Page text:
Wow. I thought this book was pretty good, all in all, but WAY different from the movie. I mean, I know the book was written first, but I can't help feeling that the book should've been more like the movie. I wonder if I had read the book first if i would feel differently. But the movie was better in my opinion. The book didn't swear a whole lot, but the things they talked about were kind of off. Definitely not family-friendly. I didn't like Michael. I thought he was kind of...idk. but he didn't...more
Nina ♥
Mia Thermopolis is a girl who lives in Manhattan with her mother Helen. She's the "freak" of the school. As if being a teenager wasn't hard enough, she's flunking Algebra and her mother and Algebra teacher start going out. Worse: she has no breasts, her hair looks like a yield sign, and her feet are like surfboards. Even worse: she and her best friend, Lilly, are no longer on speaking terms. WORST: her dad just told her she's a princess. EVEN WORST: she has to take princess lessons with her much...more
Dan Jones
I began to read this book because I enjoyed the movie adaptation, so I figured the book might be entertaining enough. Despite the fact that it's target demographic is teenage girls, it was still fairly entertaining for me in a lot of ways, but there's a lot that I really hated about this book.

The basic plot is of a high school freshman girl, Mia Thermopolis, who was apparently too much of a ditz to have figured out that her father is royalty. He is, unbeknownst to her, Prince Phillipe Renaldo, r...more
Sometimes seeing a movie can ruin reading the book. Or sometimes a book just is not good. I suspect the latter is true of Princess Diaries.

True, I admit that I saw the movie first and so came to the book with certain expectations. For example, I envisioned reading about how tough becoming a princess can be for us average people but how sweet Mia overcomes the challenge with awkwardness and humor. I also anticipated reading pages upon pages about how Mia is trained in all the proper royal etiquet...more
El Templo de las Mil Puertas
"Mia cree que su vida no puede ir peor: es altísima, plana, va a la clase de los novatos, suspende álgebra, su madre sale con su profesor… y ahora, además, tiene que escribir un diario porque se supone que necesita desahogarse de algún modo y contar sus sentimientos. Mala suerte para ella, que cree que escribir un diario la hace aún más pringada, pero buena para nosotros, que podemos leerlo y reírnos de su peculiar modo de ver la vida. Lo cierto es que Mia parece tener una imaginación hiperactiv...more
Andreia Silva
Tendo já visto (e revisto) o filme da Disney adaptado deste livro sabia perfeitamente aquilo com que contar. Apesar de me ter apercebido, logo desde o inicio do livro que havia muitas diferenças entre a história escrita e a versão cinematográfica.

Mas isso até nem foi um ponto contra porque, na realidade, acabou por me surpreender ainda que fosse uma surpresa bastante reduzida. O cerna da história é basicamente o mesmo: Mia-banal-é-uma-princesa-porquê-eu!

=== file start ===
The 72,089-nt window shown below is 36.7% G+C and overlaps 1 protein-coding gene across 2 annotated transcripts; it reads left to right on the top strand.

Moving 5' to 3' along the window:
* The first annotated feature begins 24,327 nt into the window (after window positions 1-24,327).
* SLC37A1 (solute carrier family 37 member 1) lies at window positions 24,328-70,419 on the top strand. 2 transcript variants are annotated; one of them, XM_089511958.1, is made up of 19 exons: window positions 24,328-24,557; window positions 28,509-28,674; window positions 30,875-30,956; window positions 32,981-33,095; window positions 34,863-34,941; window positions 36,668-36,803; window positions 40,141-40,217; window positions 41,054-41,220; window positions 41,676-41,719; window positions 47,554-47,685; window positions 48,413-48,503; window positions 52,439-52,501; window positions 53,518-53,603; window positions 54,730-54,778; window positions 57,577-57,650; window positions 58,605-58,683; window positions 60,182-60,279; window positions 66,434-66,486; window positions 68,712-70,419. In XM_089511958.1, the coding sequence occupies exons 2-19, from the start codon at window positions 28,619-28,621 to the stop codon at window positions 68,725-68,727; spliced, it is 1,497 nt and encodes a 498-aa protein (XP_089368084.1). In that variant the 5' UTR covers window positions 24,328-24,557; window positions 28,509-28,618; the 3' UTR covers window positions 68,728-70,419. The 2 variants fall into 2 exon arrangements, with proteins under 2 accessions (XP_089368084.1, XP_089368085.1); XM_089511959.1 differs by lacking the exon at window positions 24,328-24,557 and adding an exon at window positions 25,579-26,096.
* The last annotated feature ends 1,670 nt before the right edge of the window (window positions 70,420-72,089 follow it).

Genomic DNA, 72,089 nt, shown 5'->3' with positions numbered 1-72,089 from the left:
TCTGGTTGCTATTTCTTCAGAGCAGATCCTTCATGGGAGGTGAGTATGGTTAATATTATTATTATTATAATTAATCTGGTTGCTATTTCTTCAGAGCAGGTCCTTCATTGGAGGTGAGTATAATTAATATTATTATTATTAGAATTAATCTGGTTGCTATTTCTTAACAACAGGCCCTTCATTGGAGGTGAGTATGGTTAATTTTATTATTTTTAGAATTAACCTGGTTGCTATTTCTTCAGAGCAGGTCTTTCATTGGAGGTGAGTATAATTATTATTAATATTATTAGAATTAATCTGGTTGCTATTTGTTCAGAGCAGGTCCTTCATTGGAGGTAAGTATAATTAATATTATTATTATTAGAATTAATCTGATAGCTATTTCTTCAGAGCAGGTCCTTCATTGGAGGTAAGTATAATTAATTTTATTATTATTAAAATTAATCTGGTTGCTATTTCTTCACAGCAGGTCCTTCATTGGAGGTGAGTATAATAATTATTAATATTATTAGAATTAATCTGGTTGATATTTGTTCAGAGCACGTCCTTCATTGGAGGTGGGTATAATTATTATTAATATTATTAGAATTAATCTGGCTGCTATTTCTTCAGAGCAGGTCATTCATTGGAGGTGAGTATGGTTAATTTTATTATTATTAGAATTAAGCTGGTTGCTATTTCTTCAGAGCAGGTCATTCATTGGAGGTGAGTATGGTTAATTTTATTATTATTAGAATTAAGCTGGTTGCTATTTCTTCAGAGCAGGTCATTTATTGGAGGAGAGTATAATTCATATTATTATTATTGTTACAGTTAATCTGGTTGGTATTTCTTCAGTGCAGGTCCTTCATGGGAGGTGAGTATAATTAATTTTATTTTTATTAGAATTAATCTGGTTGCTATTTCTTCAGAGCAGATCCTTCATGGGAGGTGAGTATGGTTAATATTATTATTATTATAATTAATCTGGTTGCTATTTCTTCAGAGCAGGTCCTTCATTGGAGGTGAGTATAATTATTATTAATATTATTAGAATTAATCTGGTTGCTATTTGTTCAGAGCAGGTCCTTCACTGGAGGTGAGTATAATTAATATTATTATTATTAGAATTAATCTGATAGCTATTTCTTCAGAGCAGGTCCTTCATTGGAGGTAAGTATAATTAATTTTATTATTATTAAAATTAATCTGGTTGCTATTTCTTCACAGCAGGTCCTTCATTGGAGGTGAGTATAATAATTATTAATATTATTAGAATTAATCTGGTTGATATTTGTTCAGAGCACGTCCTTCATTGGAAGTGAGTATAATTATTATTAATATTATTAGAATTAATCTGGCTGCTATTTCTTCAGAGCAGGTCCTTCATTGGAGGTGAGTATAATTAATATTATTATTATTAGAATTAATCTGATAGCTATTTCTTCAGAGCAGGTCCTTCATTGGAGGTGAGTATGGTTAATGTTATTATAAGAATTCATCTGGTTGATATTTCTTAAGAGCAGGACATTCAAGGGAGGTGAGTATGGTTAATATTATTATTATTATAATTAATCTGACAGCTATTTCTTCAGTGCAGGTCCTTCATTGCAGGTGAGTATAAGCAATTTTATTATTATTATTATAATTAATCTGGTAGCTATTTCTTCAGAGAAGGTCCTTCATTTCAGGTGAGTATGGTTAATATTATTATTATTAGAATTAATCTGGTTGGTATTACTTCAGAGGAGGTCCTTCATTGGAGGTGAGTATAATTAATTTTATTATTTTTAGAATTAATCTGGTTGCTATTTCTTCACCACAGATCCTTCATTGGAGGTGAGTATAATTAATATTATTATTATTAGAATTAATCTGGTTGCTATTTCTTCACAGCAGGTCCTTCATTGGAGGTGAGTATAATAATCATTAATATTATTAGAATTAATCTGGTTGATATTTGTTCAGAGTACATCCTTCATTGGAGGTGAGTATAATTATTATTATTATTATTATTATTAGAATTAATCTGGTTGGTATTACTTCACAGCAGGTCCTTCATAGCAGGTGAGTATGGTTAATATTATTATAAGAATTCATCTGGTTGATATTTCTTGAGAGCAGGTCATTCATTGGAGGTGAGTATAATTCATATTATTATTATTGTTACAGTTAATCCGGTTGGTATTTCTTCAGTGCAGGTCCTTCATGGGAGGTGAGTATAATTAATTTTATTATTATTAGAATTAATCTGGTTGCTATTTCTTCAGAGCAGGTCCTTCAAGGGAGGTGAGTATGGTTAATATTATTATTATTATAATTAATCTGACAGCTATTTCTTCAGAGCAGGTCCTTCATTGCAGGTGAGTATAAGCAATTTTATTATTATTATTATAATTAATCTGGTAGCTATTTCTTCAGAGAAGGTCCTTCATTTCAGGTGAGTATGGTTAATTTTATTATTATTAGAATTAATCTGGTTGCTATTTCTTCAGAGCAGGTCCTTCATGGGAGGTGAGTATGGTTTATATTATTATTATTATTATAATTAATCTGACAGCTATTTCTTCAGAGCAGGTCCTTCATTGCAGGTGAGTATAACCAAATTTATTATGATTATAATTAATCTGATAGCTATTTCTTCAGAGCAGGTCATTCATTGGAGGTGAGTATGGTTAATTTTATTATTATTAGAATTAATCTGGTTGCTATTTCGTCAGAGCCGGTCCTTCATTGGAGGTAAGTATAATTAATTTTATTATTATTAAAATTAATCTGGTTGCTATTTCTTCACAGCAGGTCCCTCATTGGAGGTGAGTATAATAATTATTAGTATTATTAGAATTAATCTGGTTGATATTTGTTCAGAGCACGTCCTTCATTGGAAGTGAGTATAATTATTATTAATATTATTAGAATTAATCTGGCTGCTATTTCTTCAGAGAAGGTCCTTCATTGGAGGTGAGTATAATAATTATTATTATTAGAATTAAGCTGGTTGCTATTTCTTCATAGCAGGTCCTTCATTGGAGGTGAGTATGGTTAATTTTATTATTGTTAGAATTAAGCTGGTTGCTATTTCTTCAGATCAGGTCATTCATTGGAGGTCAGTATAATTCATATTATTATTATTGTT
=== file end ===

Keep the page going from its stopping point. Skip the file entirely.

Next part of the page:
É um livro escrito tipicamente com a inten...more
Allyson (Belle)
So don't get me wrong, I loved this book, but I think I would have enjoyed it so much more if I had read it before I saw the movie, or at least before I memorized the movie lol. The movie is one of my favorites and in the past ten years since it came out, I have pretty much completely memorized it since I've watched it so many times. I still really liked the book but I was just a little disappointed in the differences between the book and movie, where I actually think I liked the movie more.

Megan Revette
I love Meg Cabot books just because they're so girly and relatable and cute :-) This one was kind of corny, they all kind of are actually but I love it. I'm in love with love stories and stories about love and romance and flirting and this is totally one of those books. It doesn't feel like you're reading a book, it feels more like you're going through a girl's secret diary that you found under her pillow, unlocked and went through. It's so fun, so many parts just make me laugh because she's sos...more
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  • The Princess & the Pauper
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Librarian note: AKA Jenny Carroll (1-800-Where-R-You series), AKA Patricia Cabot (historical romance novels).

Meg Cabot was born on February 1, 1967, during the Chinese astrological year of the Fire Horse, a notoriously unlucky sign. Fortunately she grew up in Bloomington, Indiana, where few people were aware of the stigma of being a fire horse -- at least until Meg became a teenager, when she flun...more
More about Meg Cabot...
Size 12 Is Not Fat (Heather Wells, #1) All-American Girl (All-American Girl, #1) Shadowland (The Mediator, #1) Queen of Babble (Queen of Babble, #1) The Boy Next Door (Boy, #1)

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“Lilly says I have an overactive imagination and a pathological need to invent drama in my life.” 175 likes
“Needless to say, the fact that he actually spoke to me at all practically caused me to pass out. And then the fact that he was actually saying something that sounded like it might be a prelude to asking me out - well, I nearly threw up. I mean it. I felt really sick, but in a good way.” 136 likes